The Elusive POS Spotted in Its Natural Habitat
So what is POS? POS stands for point of sale. A point-of-sale (POS) transaction is what takes place between a merchant and a customer when a product or service is purchased, commonly using a point of sale system to complete the transaction. To compare different types of POS systems, visit here.
So when you’re at your favorite restaurant or retail shop, and you make a purchase, you are completing a point-of-sale (POS) or a point-of-purchase (POP) transaction.
Merchants typically use a POS system to complete a sales transaction. A POS system can streamline the checkout process for store employees and customers and provide valuable data about sales and customer behavior.
In this guide to the meaning of POS (point of sale), we’ll explore basic definitions and show some examples to clear up any confusion on terms like POS system, POS, Point of Sale Machine, and POS purchase.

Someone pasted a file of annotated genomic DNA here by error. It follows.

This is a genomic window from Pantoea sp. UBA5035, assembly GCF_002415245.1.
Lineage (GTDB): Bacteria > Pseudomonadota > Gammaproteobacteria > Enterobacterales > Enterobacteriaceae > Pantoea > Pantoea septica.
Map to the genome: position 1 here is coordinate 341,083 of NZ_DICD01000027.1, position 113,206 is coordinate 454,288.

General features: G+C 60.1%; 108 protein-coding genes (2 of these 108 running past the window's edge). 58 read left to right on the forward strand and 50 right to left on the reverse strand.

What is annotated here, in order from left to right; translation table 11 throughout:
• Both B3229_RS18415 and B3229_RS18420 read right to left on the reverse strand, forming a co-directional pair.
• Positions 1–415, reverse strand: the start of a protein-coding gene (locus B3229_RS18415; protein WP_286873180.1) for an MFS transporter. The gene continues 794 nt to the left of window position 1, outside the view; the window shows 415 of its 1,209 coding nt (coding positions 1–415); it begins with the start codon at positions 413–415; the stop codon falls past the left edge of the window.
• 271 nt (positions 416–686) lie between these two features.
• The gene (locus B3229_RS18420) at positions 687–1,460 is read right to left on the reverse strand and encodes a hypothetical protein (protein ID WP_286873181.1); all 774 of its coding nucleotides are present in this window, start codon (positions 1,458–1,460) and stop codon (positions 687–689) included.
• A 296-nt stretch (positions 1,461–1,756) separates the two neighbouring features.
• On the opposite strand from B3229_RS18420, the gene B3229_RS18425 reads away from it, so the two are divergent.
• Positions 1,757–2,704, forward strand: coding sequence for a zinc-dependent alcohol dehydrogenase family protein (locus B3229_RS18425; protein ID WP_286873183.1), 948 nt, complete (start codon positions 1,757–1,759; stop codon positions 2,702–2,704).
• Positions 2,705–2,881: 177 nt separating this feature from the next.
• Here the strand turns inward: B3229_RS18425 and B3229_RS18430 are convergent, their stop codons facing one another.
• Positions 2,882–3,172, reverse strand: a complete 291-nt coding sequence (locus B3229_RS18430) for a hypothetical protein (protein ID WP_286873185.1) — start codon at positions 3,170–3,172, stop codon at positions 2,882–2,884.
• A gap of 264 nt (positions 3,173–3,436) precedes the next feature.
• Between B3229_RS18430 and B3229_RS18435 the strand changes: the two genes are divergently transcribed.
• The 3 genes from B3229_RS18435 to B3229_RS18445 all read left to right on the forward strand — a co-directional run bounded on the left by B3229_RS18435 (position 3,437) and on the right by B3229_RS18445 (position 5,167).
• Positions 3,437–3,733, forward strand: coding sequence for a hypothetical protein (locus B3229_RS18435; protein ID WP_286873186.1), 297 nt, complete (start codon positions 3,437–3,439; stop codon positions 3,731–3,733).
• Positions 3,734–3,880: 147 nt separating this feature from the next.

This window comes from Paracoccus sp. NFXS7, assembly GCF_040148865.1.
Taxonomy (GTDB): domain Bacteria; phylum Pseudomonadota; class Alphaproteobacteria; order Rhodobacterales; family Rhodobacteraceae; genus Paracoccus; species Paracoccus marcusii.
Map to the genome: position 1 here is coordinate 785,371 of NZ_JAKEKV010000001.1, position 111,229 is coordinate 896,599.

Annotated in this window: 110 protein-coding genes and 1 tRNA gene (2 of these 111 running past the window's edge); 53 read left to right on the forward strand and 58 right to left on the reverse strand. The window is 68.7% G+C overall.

We’ll also discuss the purpose of a POS system, how they work, and the benefits of owning it. By the end of this guide, you’ll have a greater understanding of all these terms, and if you’re looking to find a point-of-sale system for sale, we will describe various types and show you where to compare and find the best option for you
Check out a video summary of the POS guide here:
Table of Contents
- 1 What is a POS System?
- 2 Benefits of a POS System
- 3 Point of Sale Examples
- 4 Types of POS Systems
- 5 How Do POS Systems Work?